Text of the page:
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History of Valentine's Day and Valentine Cards

Updated on January 10, 2013
Victorian Valentine's Card, Source: Wikimedia Commons
Victorian Valentine's Card, Source: Wikimedia Commons
Valentine's Day postcard, circa 1910, Source: Wikimedia Commons
Valentine's Day postcard, circa 1910, Source: Wikimedia Commons

Everyone (mostly women) believes that Valentine's Day is the most romantic day of the year.

Men simply cannot, or refuse to, comprehend the enormity of the significance of Valentine's Day to a woman. But to their defense, "Gawd woman, it's football season." And Super Bowl Sunday comes before Valentine's Day. There is no way whatsoever that men could possibly crowd their minds with anything else other than watching football and drinking beer.

So, if your birthday, or your anniversary, happens to be between now and Super Bowl Sunday, put the gun away. Everything will be ok after Super Bowl Sunday, I promise.

After Super Bowl Sunday, you may steer their thinking to Valentine's Day. They still have a few days by then to prepare for Valentine's Day, which for men is lovingly called Holy-chit!-Is-it-that-time-of-the-year-again? day.

When is Valentine's Day?

For the guys, Valentine's Day is February 14th. This year, Valentine's Day falls on Thursday, February 14, 2013. Guys, please pay attention because your happiness, or even your life, might depend on this.

When is Super Bowl Sunday?

For the ladies (guys already know the dates by heart), Super Bowl Sunday (Super Bowl XLVII) this year is on February 3, 2013 (Sunday, of course) and will be held at Mercedes-Benz Superdome, home to the New Orleans Saints.

Now listen here, ladies. No matter what your guy says, it is NOT compulsory for ALL men to watch the game in New Orleans.

Valentine postcards and greeting cards from Barbara Crews' Vintage Collection

Cupid embossed postcard, dated 1913,price paid $3.50
Cupid embossed postcard, dated 1913,price paid $3.50
Lucky Boy with Roses (late 1930s)
Lucky Boy with Roses (late 1930s)
To My Love (late 1930s)
To My Love (late 1930s)
Broken Heart Valentine, price paid $2
Broken Heart Valentine, price paid $2 | Source

History Of Valentine's day

February has long been a month of romance. It is the month associated with Valentine's Day and from time to time, we have heard the name St. Valentine being mentioned during this season of love. But just who is this St. Valentine? Why is this month associated with love and romance?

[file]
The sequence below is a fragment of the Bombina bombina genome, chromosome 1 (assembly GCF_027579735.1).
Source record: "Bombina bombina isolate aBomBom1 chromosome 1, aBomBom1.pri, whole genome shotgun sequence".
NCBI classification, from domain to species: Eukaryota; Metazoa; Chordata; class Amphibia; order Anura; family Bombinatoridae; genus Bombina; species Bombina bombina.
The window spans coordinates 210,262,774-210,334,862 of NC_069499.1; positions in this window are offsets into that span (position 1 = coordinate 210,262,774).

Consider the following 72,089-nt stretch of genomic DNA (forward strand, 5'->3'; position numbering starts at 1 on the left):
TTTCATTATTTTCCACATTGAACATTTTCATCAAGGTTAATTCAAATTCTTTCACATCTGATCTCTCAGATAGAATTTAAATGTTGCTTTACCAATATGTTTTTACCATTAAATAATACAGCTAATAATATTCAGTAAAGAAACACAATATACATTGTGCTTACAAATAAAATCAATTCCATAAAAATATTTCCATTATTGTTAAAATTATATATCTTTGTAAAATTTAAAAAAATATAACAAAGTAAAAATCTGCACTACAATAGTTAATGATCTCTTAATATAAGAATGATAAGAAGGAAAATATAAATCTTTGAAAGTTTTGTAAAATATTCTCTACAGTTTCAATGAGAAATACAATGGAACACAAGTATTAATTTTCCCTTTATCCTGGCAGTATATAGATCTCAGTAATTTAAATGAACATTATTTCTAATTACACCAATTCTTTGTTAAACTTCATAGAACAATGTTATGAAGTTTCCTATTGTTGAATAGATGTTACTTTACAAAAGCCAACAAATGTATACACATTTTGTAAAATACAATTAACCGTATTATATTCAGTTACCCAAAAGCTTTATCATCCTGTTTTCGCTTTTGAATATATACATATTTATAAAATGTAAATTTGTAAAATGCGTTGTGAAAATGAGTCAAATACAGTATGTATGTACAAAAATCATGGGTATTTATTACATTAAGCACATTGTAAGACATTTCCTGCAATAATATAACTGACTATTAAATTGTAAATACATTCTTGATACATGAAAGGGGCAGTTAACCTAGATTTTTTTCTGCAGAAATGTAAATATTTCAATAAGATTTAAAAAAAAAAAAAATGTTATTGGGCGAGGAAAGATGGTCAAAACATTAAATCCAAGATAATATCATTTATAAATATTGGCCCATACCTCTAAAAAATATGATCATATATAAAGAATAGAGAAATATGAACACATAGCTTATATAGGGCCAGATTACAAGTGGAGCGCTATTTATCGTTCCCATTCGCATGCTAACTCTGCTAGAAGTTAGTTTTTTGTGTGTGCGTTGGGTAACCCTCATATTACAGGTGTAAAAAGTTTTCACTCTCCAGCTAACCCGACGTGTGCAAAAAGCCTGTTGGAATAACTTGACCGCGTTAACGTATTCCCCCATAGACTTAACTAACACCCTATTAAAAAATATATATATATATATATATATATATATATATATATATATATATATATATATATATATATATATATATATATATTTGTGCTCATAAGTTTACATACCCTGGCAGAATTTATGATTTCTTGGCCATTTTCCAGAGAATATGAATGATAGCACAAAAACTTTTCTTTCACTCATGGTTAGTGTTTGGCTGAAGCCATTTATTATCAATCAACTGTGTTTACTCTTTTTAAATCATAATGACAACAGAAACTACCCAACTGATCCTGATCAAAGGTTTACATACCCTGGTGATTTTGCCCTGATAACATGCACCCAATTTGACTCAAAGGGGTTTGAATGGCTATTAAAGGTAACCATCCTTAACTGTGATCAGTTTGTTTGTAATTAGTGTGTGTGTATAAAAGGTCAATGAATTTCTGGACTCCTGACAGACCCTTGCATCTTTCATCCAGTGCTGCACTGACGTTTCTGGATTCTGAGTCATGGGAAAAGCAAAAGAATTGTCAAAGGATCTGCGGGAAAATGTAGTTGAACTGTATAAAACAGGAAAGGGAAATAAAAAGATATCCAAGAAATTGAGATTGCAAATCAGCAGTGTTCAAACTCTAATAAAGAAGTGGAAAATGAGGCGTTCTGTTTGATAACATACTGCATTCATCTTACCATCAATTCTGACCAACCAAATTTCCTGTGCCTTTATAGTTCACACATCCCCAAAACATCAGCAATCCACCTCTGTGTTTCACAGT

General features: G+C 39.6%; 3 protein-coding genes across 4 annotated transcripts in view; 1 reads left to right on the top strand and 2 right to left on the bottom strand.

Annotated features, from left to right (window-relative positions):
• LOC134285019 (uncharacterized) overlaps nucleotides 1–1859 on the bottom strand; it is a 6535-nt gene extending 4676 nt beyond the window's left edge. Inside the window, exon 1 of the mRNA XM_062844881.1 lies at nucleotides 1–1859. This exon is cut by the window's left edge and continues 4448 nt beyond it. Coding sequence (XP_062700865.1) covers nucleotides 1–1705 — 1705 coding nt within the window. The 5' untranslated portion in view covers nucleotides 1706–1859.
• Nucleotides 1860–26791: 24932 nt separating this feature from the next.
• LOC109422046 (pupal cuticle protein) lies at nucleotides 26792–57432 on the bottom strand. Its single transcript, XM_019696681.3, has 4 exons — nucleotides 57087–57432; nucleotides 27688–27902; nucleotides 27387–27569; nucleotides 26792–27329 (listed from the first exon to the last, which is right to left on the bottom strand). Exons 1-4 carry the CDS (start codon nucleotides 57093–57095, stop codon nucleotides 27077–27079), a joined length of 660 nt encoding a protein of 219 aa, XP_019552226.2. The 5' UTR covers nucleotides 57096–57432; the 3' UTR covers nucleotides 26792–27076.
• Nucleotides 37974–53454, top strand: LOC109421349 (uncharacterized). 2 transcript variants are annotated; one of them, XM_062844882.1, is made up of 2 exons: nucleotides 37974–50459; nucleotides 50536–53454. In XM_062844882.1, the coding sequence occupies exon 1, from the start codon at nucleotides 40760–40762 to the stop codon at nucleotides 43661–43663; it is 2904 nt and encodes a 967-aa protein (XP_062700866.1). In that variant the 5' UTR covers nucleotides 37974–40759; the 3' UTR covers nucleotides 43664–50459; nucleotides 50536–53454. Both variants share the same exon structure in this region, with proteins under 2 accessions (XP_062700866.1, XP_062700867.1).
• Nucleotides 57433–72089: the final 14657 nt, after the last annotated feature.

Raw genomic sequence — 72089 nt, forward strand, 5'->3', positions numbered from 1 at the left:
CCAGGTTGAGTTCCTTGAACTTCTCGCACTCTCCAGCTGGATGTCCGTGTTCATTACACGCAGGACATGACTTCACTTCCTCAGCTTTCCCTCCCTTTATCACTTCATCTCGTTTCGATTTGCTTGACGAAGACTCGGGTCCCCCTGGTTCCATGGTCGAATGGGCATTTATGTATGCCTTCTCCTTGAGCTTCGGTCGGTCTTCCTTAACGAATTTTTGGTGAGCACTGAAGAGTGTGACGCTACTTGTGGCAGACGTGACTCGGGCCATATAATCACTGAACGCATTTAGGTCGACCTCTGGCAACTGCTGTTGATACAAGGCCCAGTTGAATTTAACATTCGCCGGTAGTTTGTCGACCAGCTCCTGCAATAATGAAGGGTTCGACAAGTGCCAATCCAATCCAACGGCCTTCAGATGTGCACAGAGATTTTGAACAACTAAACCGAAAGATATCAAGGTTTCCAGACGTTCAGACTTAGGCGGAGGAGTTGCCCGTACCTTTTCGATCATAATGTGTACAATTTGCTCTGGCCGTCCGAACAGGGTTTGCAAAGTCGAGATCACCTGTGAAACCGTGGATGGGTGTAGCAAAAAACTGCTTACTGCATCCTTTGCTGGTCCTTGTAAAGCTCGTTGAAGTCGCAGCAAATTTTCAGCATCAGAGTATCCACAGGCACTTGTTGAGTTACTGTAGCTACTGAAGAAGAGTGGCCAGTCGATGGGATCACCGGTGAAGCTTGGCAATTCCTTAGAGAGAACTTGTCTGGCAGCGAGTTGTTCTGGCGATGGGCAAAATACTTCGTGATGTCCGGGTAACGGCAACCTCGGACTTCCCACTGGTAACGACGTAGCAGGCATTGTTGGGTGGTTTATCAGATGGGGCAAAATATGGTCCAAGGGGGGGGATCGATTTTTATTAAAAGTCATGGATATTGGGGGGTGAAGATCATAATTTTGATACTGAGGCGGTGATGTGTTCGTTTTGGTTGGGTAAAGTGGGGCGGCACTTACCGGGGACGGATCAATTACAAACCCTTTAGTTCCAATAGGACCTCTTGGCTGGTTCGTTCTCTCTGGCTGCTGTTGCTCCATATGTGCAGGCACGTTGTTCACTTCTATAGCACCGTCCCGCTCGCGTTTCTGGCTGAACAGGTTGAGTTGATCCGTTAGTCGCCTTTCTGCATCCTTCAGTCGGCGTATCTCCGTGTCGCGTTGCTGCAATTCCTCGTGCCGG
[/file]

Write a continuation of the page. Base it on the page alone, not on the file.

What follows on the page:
Well, it seems that the origin of this lovers day goes back as early as 270 A.D and started with the clash between a kindly priest named Valentine, and a Roman emperor. The Roman Emperor decreed a ban in marriage because he believed married men were more emotionally attached to their families and, therefore, would not be good soldiers. Seeing the utter despair in lovers' faces, Valentine decided to defy the Emperor and married the lovers in secret and the priest became known as "friend of lovers." But you know how secret goes. The mighty ruler found out about it and had the priest executed. Valentine is believed to have been executed on February 14, 270 AD. Before his death, he wrote a letter to his friend who happened to be a woman and signed it "From your Valentine."

Thus 14th of February became a day for all lovers and Valentine became its Patron Saint. It began to be annually observed by young Romans who offered handwritten greetings of affection, known as Valentines, on this day to the women they admired. With the coming of Christianity, the day came to be known as St. Valentine's Day.

The holiday evolved over the centuries. By the 18th century, gift-giving and exchanging hand-made cards on Valentine's Day had become common in England. Hand-made valentine cards made of lace, ribbons, and featuring cupids and hearts began to be created on this day and handed over to the man or woman one loved. This tradition eventually spread to the American colonies.

The first American Valentine's Day greeting cards were created by Esther A. Howland, a graduate and native of Worcester. Mass. Howland, known as the Mother of the Valentine, made elaborate creations with real lace, ribbons and colorful pictures known as "scrap". It was when Howland began Valentine's cards in a large scale that the tradition really caught on in the United States.

Today, Valentine's Day is one of the major holidays in the U.S. and has become a booming commercial success. According to the U.S. Greeting Card Association, 25% of all cards sent each year are "valentines". The "valentines", better known as Valentine's Day cards, are often designed with hearts to symbolize love. The Valentine's Day card spread with Christianity, and is now celebrated all over the world.

kids with umbrella card (late 1930), front and inside with poem,source: Barbara Crews' Vintage Collection
kids with umbrella card (late 1930), front and inside with poem,source: Barbara Crews' Vintage Collection

Guys! Pay Attention To This!!!

Did you know?  by Rosie2010

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